Overpowering the populace was easy, as everyone wore earpods - manufactured by Cybus Industries - which provided news downloads as well as taking the place of telephones. Lumic used the occasion of Jackie Tyler's birthday party to launch his attack. Her husband worked for him, though he was also secretly communicating what he knew to a rebel group known as the Preachers. The President was at the party - as were the Doctor and Rose Tyler. As soon as he saw Lumic's research on Pete Tyler's computer, the Doctor realised that a parallel race of Cybermen was about to be born on this world.
Some of the Cybermen were destroyed by the energy from one of the TARDIS' power crystals, whilst another was incapacitated by an electro-magnetic bomb.
Lumic was himself converted, to become the Cyber Controller.
The Doctor was able to defeat his plans when he realised that Lumic's entire business empire was built on standardisation. He had Mickey Smith hack the computer records to discover the code which controlled the emotional inhibitors of every Cyberman and broadcast this using Rose's mobile, which was linked to the Cybus telecommunications network. With the inhibitors disabled, the Cybermen saw what they had become and suffered a fatal shock, their heads exploding in some cases. The Controller was destroyed in the burning conversion factory. However, it was realised that there were Cybus factories all around the globe, and Mickey elected to remain on the parallel Earth to stop the Cybermen from emerging elsewhere.
In the Doctor's absence, the people of the parallel world did not know how to deal with the Cybermen. They were confined to the factories, but it was argued that they could not be killed as they were a new form of life. It was then discovered that the Cybermen had vanished. Fractures existed between our Earth and the parallel one, and the Cybermen used these to travel across the Void between universes, mapping themselves onto this world as ghostly images. The experiments of the Torchwood organisation in London opened these fractures enough for the Cybermen to pour through, invading the entire planet. However, something else had come through the Void - a ship containing the last of the Daleks, known as the Cult of Skaro.
The Cyber Leader attempted to forge an alliance with the Daleks, but they declined. The original Cybus Cybermen killed with a powerful electrical charge, but they now also had energy weapons built into their forearms.
They were able to convert many humans before the Cult unleashed an army of Daleks from a captured Time Lord prison capsule. Daleks and Cybermen battled each other across London. The Doctor realised that anyone who had travelled through the Void became tainted with a form of background radiation. Were the fracture to be opened fully, those affected would be sucked back into the Void. The Doctor and Rose used the Torchwood equipment to open the breach, and the Cybermen and the Daleks were all pulled in. Rose Tyler became trapped on the parallel Earth, however, though she had her mother and Mickey with her, as well as the alternative version of her father.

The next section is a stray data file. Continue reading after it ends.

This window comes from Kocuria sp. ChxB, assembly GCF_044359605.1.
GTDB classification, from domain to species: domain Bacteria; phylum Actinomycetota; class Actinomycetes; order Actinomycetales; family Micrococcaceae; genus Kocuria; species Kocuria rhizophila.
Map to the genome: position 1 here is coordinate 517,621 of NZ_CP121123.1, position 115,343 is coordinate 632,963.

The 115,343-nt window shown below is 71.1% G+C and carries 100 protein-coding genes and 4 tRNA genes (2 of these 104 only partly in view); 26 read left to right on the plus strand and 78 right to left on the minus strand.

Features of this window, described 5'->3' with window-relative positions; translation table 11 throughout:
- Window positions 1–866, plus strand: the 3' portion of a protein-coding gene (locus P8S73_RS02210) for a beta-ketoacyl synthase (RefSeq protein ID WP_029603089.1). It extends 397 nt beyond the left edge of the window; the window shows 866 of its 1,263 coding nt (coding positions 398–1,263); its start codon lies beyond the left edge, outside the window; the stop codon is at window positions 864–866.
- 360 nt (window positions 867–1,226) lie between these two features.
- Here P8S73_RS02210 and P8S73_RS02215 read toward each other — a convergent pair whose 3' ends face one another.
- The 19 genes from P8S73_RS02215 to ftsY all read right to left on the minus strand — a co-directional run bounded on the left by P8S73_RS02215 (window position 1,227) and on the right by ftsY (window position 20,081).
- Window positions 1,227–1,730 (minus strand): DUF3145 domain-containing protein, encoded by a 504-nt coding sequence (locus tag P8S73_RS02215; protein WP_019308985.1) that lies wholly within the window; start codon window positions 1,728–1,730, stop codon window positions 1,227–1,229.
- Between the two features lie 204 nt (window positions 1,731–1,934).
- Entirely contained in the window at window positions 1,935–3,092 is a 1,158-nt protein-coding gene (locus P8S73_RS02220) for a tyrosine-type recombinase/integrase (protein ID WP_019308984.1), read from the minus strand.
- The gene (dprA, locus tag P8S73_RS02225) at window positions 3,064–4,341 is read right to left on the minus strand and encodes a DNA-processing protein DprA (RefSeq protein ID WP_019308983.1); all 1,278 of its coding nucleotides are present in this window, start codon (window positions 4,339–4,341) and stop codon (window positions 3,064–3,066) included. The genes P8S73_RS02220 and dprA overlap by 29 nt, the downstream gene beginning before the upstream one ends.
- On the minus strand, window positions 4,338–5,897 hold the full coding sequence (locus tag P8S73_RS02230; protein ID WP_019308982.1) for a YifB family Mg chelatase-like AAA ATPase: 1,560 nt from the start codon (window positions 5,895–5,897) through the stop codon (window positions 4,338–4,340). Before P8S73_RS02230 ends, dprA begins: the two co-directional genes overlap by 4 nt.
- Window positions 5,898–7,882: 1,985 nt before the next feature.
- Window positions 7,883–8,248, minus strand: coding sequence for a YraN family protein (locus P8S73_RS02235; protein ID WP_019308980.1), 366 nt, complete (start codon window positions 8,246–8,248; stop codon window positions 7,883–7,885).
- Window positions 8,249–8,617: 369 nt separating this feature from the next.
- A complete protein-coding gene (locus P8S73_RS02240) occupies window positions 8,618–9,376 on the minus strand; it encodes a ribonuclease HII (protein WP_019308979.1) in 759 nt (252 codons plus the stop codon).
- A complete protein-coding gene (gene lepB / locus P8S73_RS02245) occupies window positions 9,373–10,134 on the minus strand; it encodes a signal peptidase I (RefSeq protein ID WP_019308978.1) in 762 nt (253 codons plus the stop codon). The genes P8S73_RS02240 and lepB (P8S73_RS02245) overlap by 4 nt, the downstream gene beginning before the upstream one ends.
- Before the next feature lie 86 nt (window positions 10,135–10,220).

Someone who had been only partially converted was Lisa Hallett, girlfriend of Torchwood operative Ianto Jones. He got a new role with the Cardiff Torchwood team, and smuggled Lisa into their base - the Hub. He employed a Japanese expert to try to undo the conversion, but she killed him and began draining power from the Hub to grow stronger. She attempted to convert Gwen Cooper, but the power was cut before this could begin. Ianto was ordered by Captain Jack Harkness to destroy her, but he couldn't bring himself to do so. Lisa was attacked by the pterodactyl which lived in the Hub, after Jack threw its favourite BBQ sauce over her. The team were able to escape, and Ianto was sent back in alone to kill her. A pizza delivery girl had found her way into the abandoned base, however, and Lisa used the conversion equipment to transplant her brain into the girl's body. She still wanted to convert Ianto, but was killed by the rest of the team.
A small party of Cybermen which had been pulled into the Void were able to escape using stolen Dalek technology. They emerged in Victorian London, setting up a base beneath the Thames. With the help of the governess of a local workhouse, Miss Hartigan, they abducted a number of children to use as slave labour to help construct a Cyber King, making use of whatever resources they could find. Some animals were converted into Cybershades, which could be used to capture or kill. These Cybermen had with them a number of info-stamps - cylindrical data packs which, when inserted into their chest units, could implant information. An overload of this data could destroy them, exploding their heads. A man named Jackson Lake, whose wife had been killed by the Cybermen, and whose son had been abducted, accidentally downloaded information about the Doctor - causing him to believe he was the Time Lord.